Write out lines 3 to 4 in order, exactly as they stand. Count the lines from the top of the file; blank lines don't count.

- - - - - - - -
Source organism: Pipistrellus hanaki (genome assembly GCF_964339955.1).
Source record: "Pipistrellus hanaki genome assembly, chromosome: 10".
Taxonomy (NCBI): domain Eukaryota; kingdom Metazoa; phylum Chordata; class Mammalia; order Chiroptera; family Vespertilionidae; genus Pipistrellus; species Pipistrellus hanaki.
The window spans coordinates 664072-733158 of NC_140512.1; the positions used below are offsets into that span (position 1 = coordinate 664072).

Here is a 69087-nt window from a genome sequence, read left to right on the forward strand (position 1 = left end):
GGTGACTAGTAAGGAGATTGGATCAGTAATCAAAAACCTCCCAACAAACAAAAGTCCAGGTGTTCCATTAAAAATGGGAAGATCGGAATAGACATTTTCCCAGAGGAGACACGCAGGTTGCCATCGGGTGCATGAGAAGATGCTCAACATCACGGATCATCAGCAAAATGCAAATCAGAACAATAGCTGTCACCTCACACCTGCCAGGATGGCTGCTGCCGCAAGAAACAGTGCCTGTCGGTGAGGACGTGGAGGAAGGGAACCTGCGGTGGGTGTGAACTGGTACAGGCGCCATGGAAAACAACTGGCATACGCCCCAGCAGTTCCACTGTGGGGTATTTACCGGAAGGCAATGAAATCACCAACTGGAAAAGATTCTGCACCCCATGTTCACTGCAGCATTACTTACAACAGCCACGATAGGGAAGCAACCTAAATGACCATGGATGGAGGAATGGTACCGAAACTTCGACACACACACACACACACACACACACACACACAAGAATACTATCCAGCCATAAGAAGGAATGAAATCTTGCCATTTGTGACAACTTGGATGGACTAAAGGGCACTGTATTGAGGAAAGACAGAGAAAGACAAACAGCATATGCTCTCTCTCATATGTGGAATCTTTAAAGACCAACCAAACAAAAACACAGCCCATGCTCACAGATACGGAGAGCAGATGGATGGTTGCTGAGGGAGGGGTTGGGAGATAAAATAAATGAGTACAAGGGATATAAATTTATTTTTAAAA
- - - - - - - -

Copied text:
Taxonomy (NCBI): domain Eukaryota; kingdom Metazoa; phylum Chordata; class Mammalia; order Chiroptera; family Vespertilionidae; genus Pipistrellus; species Pipistrellus hanaki.
The window spans coordinates 664072-733158 of NC_140512.1; the positions used below are offsets into that span (position 1 = coordinate 664072).